The Faces – 1970-1975: You Can Make Me Dance, Sing or Anything (Warner Brothers) review
Furious rockers or sloppy drunkards – the Faces were both
The Faces were the class clowns who decided to form a band. But, underneath the partying and goofiness was an incredible rock n’ roll outfit. After the departure of vocalist/guitarist Steve Marriott, the remaining members of Small Faces recruited singer Rod Stewart and guitarist Ronnie Wood, who were fresh from a stint in the Jeff Beck Group. Dropping the “Small,” they became just The Faces – and thus began the brief, but legendary career of one of the most under-appreciated bands of all time. Warner Brothers has just released 1970-1975: You Can Make Me Dance, Sing or Anything, compiling the band’s four proper studio albums, complete with bonus material, plus an additional disc titled “Stray Singles & B-sides.”
Their debut, First Step sounds somewhat like a work in progress – things haven’t quite gelled yet. The album opens with a blistering take on Dylan’s “Wicked Messenger.” Here, the band sounds like an extension of Beck’s group, minus the virtuostic guitar. Mind you, Wood was no slouch – his smoldering slide work is on display, especially on “Around the Plynth.” “Stone,” sung by bassist Ronnie Lane, was traditional country blues, complete with banjo and harmonica. “Shake, Shudder and Shiver” is closer to the sound they would perfect; with a chugging guitar riff, they settle into a great groove.
The original side two contains not one, but two instrumentals: the organ-driven, very melodic “Pineapple & the Monkey,” and the Deep Purple-esque “Looking Out the Window.” The album ends on a high note, the ragged, bluesy “Three Button Hand Me Down.” Of this disc’s five bonus tracks, “Behind the Sun” shows why Rod Stewart was once a monster vocalist – his prowess on this track is jaw-dropping. Also of note is an early take of “Nobody Knows” which is less-produced than the studio version.
It didn’t take long for things to fall into place. Their second album, Long Player, finds the band fully formed. Although it’s a mixed bag between studio and live tracks recorded at the Fillmore, it’s still a huge leap forward. Beginning with the rockin’ “Bad N’ Ruin,” the album moves from high point to high point. Standouts are the gritty, Lane ballad “Tell Everyone” (sung by Stewart), and the gorgeous “Sweet Lady Mary.” With its 12-string and organ, it would predict the direction Stewart would venture on his solo career.
Lane turns in another country blues in “Richmond,” but this one manages to mesh with the feel of the entire record. Their live version of McCartney’s “Maybe I’m Amazed” is stunning – the Faces impart an emotional power that Sir Paul was unable to do in his original. “Had Me a Real Good Time” is about as autobiographical as you can get: working class guy crashes an upper class party and gets asked to leave. The dubious quality of the spoof “On the Beach” just adds to its charm.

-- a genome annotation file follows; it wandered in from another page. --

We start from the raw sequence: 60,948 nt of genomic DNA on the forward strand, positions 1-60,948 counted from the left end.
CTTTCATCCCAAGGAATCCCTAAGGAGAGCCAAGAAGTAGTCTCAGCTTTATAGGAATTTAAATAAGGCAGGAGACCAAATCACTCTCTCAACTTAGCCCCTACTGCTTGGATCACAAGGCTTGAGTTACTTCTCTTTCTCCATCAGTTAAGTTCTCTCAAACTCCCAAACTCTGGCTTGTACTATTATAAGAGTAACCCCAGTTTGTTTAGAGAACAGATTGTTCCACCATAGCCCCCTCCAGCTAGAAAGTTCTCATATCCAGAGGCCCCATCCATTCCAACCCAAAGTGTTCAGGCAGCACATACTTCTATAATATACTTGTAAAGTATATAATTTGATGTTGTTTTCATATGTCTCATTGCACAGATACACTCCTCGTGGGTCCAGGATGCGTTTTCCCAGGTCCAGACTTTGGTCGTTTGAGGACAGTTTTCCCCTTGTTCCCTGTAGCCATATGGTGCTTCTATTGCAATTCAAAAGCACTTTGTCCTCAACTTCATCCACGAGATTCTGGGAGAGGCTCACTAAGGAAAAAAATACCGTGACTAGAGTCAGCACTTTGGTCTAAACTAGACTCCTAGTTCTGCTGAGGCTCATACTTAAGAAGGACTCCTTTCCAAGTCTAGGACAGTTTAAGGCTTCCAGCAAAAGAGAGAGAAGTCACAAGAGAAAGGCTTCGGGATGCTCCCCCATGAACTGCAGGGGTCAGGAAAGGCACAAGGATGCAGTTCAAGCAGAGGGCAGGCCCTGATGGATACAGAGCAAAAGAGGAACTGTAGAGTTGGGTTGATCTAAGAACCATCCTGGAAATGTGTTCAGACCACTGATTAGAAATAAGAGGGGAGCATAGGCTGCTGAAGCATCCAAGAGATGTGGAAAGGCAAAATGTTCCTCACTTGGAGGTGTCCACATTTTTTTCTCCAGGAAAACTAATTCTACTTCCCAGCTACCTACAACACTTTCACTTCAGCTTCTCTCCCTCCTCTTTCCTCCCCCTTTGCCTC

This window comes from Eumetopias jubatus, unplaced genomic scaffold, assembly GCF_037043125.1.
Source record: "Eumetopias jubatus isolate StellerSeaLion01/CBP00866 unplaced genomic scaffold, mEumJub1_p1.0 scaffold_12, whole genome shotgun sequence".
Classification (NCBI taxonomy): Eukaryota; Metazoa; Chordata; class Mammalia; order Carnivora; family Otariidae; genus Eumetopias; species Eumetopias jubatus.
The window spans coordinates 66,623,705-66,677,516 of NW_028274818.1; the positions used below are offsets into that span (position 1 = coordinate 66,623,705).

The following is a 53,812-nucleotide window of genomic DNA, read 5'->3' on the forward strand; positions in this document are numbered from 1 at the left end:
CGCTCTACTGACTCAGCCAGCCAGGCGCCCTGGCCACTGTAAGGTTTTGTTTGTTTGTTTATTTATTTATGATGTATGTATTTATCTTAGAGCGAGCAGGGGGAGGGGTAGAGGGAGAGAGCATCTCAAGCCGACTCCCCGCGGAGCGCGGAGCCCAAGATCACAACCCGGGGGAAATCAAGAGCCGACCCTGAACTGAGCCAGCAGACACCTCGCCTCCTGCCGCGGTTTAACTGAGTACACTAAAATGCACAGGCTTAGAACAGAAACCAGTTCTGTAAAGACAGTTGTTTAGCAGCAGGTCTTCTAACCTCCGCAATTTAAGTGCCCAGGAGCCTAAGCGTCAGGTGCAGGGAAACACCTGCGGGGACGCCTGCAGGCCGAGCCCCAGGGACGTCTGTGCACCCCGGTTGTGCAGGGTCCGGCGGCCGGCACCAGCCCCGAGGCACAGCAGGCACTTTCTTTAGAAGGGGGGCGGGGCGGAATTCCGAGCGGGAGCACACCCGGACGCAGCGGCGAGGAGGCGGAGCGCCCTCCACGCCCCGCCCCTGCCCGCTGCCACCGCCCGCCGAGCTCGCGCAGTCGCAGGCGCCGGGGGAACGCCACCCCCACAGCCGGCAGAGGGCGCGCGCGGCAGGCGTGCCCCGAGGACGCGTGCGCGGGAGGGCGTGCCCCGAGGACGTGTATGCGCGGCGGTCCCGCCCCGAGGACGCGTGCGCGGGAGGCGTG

The bonus cuts here really show off the band’s personality, especially on the rollicking “Whole Lotta Woman,” and an early version of “Tell Everyone,” sung by Lane. Plus, there’s two more live cuts from the same Fillmore show – the incendiary “Too Much Woman,” and a take on the Robert Johnson track “Love in Vain.”
A Nod is as Good as a Wink…is the Faces high-water mark – a little more polished than the previous two records. The LP kicks off with the fiery “Miss Judy’s Farm,” which increases tempo to a furious ending. The real difference here is that Lane’s material is equal to Stewart’s. “You’re So Rude” is his best lead vocal – the tale of taking a bimbo back to meet his folks. Yet, the melodic “Debris,” and the countryfied “Last Orders Please” are great tracks as well. Everything here works, from the slow burner “Love Lives Here,” to an update on Chuck Berry’s “Memphis,” dominated by slide guitar. “Too Bad” was some of the hardest rock Stewart ever committed to tape. Of course, everything culminates with “Stay With Me,” their lone hit single in the US, a rollicking number, which sounds at times like it’s going to fall apart.
The bonus cuts consist of a couple of ferocious live cuts from the BBC of “Miss Judy’s Farm” and “Stay With Me.”
Their fourth and final record, Ooh La La, features some of the band’s most melodic material. Things start off in spirited fashion with the tongue in cheek “Silicone Grown.” “Cindy Incidentally” is one of the band’s finest songs – driven by McLagan’s piano, it sounds like nothing else in the Faces’ catalog. “Fly in the Ointment” was a passable instrumental, but they seemed to be repeating themselves. “If I’m On the Late Side,” the acoustic “Glad and Sorry,” and “Just Another Honky” showed off a gentle side rarely seen from the band. The album closes with the superb, through the ages ode “Ooh La La.”
The bonus tracks here are a pair of BBC Sessions, plus a off-kilter take of John Lennon’s “Jealous Guy.”
Stray Singles & B-sides has some real surprises too – “Pool Hall Richard” is one of their best rockers, while their cover of the Temptations’ “I Wish It Would Rain” proves that the band could do just about anything they wanted and knock it out. “Rear Wheel Skid” is a funky instrumental. But, the studio version of “Maybe I’m Amazed” is missing the spontaneity of the live setting. “You Can Dance, Sing or Anything” has a hint of reggae and is very polished. Yet “As Long as You Tell Him” is even better and very soulful. There’s a whopping three instrumentals here.
Part of the charm of the Faces was that you never knew what you were going to get – furious rock band or sloppy drunkards. While there are heavy doses of both elements on this set, You Can Make Me Dance, Sing or Anything proves that the Faces were capable of dizzying heights. Their small catalog is definitely worth exploring. –Tony Peters